Wednesday, May 28, 2014

#162 - Family, Holiday Camping, Allergies, and Road Trips

(NOTE: I know that for many, spending time in a RV does not constitute camping. However, at my age I appreciate no longer having to get up from a tent floor after trying to sleep on an air mattress while it loses air through the night.)

Let me start by saying I understand that the true purpose of Memorial Day is not so people can have a three-day weekend. However, the fact that it was a three-day weekend, coupled with the fact that two of my wife’s brothers were visiting from out-of-town, made it an opportune time to take the RV out of storage. So that’s what we did, taking the truck and fifth-wheel about 90-minutes outside of Boise to Bruneau Dunes State Park.

The good thing about a holiday weekend of any kind is that it provides an extra day away from work and the demands of daily life. The bad thing about holiday weekends is that even the nicest campground can begin to resemble a Wal-Mart parking lot, packed with dozens of other rigs, all of whom are now your neighbors (if not your closest friends). If you’re lucky, most of your fellow park residents will be courteous and not see your site as the perfect shortcut to the bathrooms, the visitor center, the picnic shelter, the hiking trail their friends told them about. You get the picture. This past weekend, we were lucky in that regard, although I suspect our site location – not close to anywhere campers might be interested in walking to – had much to do with that success.

Early evening view - 1st night
The weather was almost perfect for the last weekend in May – mid to upper 80s and sunny, though it was a bit breezy at times. However, the wetter than average spring we had (at least by Idaho standards) caused my allergies to interfere a bit with my enjoyment of being out with the RV. On the other hand, dealing with allergies in a scenic location, albeit it still miserable, is more enjoyable than dealing with allergies and still having to go into work.

While the park was too crowded for my tastes (to be expected as the holiday weekend usually marks the start of camping season here in Idaho), the weekend was enjoyable and relaxing but too short, as always. My wife may disagree, but I also think the packing up and hitching up to leave process went as smoothly as it ever has. (More so than our arrival as I again managed to forget something we planned to bring. I guess one of our trips isn’t complete unless that happens.)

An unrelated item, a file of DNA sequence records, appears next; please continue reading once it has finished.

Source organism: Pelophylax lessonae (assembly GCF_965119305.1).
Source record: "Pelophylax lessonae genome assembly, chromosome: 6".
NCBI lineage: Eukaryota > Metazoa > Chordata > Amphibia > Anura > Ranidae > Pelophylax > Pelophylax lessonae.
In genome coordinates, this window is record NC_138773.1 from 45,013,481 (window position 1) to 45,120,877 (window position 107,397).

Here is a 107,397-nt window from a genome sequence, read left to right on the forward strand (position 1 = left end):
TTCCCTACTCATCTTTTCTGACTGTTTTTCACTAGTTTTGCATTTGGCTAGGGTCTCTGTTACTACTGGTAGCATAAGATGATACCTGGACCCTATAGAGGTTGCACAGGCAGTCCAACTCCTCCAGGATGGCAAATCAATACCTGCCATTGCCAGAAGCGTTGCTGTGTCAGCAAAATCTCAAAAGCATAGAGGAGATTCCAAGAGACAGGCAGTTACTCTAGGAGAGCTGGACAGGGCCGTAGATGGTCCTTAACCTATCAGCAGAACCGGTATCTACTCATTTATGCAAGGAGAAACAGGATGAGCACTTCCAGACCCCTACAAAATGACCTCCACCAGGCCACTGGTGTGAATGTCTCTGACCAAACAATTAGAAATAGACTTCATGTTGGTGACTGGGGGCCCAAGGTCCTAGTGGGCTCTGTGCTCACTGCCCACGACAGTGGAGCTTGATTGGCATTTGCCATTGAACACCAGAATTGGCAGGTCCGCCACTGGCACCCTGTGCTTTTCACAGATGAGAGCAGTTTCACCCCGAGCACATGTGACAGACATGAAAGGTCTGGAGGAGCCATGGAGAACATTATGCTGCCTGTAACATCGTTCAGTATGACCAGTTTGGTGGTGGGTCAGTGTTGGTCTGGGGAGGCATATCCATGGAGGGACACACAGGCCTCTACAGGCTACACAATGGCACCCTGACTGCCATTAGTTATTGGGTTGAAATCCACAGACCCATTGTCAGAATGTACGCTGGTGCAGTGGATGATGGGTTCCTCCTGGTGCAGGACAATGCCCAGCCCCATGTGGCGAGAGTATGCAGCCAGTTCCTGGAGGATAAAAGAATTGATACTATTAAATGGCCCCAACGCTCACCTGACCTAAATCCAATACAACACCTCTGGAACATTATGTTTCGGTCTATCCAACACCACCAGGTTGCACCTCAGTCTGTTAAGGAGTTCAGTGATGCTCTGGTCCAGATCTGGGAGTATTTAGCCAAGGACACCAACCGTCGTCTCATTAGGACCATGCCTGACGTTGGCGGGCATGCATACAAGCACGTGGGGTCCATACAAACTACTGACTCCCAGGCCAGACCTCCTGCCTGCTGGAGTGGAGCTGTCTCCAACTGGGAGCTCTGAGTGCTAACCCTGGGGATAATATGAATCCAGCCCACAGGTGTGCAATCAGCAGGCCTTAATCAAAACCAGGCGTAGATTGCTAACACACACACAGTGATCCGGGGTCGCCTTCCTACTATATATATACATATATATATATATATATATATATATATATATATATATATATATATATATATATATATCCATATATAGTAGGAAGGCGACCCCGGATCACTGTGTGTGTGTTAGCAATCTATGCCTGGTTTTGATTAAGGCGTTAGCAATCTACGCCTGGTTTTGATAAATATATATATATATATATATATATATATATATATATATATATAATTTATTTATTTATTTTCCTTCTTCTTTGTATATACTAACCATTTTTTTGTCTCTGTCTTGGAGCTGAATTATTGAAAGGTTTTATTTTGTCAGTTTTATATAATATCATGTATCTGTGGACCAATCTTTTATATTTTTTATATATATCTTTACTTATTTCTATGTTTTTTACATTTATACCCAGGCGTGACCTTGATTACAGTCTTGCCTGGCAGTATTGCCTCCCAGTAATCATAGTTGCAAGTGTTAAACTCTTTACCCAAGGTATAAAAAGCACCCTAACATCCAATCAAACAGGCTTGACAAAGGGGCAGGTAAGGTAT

Teresa and I also took the Tuesday after Memorial Day off from work so we could spend an extra day with her brothers before they began their trip home. Both brothers are into photography, so we decided a day trip was in order to see if we could find some location worthy of their cameras. (Plus, after driving the day before, who wouldn’t want to get back behind the wheel and drive some more?)

After a little thought, we decided to drive to Leslie Gulch, an area still fresh in our minds (at least in mine) as it had been mentioned a week or so prior in a local newspaper article as a worthwhile scenic drive. Leslie Gulch is located in Eastern Oregon just inside the Idaho border near the south end of the Owyhee Reservoir, about a two-hour drive (or thereabouts) from Boise. We ended up in a campground at the end of the dirt road, where we took pictures, had a snack, and met a couple from Georgia who seemed to know more about out of the way scenic Idaho locations than we did, and we have lived in Idaho since 2003!

Leslie Gulch offers up some
interesting rock formations
If you like out of the way locations with interesting rock formations, then Leslie Gulch is worth a visit. The dirt road in from U.S. Highway 95 is fairly well maintained (except, perhaps, in winter) and can be traveled in a regular passenger car, although a Jeep or Honda CR-V (or something similar) might make for a more enjoyable drive. The way in is basically also the way out, so there is also a second opportunity to capture any pictures missed the first time around or to retake shots with a little different lighting.

As I write this, Teresa’s brothers are somewhere between Boise and Western Wyoming. We enjoyed their visit and hope to see them again before too much time passes. I also hope they found some sights worthy of their cameras with which to remember their visit.

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